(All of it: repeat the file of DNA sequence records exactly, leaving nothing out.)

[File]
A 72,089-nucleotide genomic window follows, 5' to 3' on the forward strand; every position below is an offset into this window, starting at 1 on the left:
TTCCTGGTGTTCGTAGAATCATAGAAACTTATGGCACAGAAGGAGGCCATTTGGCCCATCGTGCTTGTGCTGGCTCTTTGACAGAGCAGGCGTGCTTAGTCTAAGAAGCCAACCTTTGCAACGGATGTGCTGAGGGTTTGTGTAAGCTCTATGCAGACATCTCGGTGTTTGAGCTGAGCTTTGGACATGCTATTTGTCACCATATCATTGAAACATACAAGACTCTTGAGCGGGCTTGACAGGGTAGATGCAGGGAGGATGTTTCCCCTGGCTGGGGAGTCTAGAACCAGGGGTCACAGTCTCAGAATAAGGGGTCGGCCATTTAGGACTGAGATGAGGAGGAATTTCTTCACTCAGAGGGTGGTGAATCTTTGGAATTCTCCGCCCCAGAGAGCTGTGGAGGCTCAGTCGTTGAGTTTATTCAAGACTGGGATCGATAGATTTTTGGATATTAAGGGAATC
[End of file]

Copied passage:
A 72,089-nucleotide genomic window follows, 5' to 3' on the forward strand; every position below is an offset into this window, starting at 1 on the left:
TTCCTGGTGTTCGTAGAATCATAGAAACTTATGGCACAGAAGGAGGCCATTTGGCCCATCGTGCTTGTGCTGGCTCTTTGACAGAGCAGGCGTGCTTAGTCTAAGAAGCCAACCTTTGCAACGGATGTGCTGAGGGTTTGTGTAAGCTCTATGCAGACATCTCGGTGTTTGAGCTGAGCTTTGGACATGCTATTTGTCACCATATCATTGAAACATACAAGACTCTTGAGCGGGCTTGACAGGGTAGATGCAGGGAGGATGTTTCCCCTGGCTGGGGAGTCTAGAACCAGGGGTCACAGTCTCAGAATAAGGGGTCGGCCATTTAGGACTGAGATGAGGAGGAATTTCTTCACTCAGAGGGTGGTGAATCTTTGGAATTCTCCGCCCCAGAGAGCTGTGGAGGCTCAGTCGTTGAGTTTATTCAAGACTGGGATCGATAGATTTTTGGATATTAAGGGAATC